B. Each student will be expected the answer the questions at the end of the lesson.

    Language Arts writing standards: 1.0 Students write clear, coherent sentences and paragraphs that develop a central idea. Their writing shows they consider the audience and purpose. Students progress through the stages of the writing process (e.g., prewriting, drafting, revising, editing successive versions,. 1.1 Select a focus, an organizational structure, and a point of view based upon purpose, audience, length, and format requirements

    C. Each group will make a 5 minute presentation to the board using an overhead projector or a computer program such as PowerPoint or HyperStudio.

    Language Arts writing standards: 1.0 Students write clear, coherent sentences and paragraphs that develop a central idea. Their writing shows they consider the audience and purpose. Students progress through the stages of the writing process (e.g., prewriting, drafting, revising, editing successive versions, 1.5 Quote or paraphrase information sources, citing them appropriately, 1.9 Demonstrate basic keyboarding skills and familiarity with computer terminology (e.g., cursor, software, memory, disk drive, hard drive), 1.5 Present effective introductions and conclusions that guide and inform the listener's understanding of important ideas and evidence, 1.8 Use details, examples, anecdotes, or experiences to explain or clarify information, 1.9 Use volume, pitch, phrasing, pace, modulation, and gestures appropriately to enhance meaning, 2.2 Make informational presentation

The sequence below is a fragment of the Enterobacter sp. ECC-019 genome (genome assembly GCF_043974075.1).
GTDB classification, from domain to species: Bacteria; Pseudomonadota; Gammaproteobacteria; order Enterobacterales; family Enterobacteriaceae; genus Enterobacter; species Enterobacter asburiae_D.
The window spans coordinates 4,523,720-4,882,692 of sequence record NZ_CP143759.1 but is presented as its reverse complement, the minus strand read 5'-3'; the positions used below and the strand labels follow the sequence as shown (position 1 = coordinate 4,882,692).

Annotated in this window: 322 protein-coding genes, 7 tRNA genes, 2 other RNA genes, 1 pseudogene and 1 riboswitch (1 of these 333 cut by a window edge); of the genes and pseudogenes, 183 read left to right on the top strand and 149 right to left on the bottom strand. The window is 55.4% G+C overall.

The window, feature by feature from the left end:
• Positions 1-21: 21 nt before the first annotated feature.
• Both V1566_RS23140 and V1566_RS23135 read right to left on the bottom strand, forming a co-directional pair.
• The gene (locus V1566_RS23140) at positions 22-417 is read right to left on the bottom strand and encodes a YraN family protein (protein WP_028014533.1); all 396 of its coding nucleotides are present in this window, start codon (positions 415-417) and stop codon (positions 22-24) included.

4. Suggested Assessment:
Embedded assessments are available throughout the project. These can in the form of :
  • Daily/weekly reports done during the research section describing their activities or difficulties they may be experiencing
  • Investigation of the validity of web sites
  • Answering questions about what the problem is that they are working on/why it is an issue
  • Giving a preliminary opinion before the project is done
  • Describing which argument they actually agreed with and why
5. Adapting to Special Needs
LEP Options:
  • Assign one LEP student to a group with a bilingual student
  • Have one group of predominately LEP students do research/conduct interviews focusing on the attitudes toward uniforms within their families and community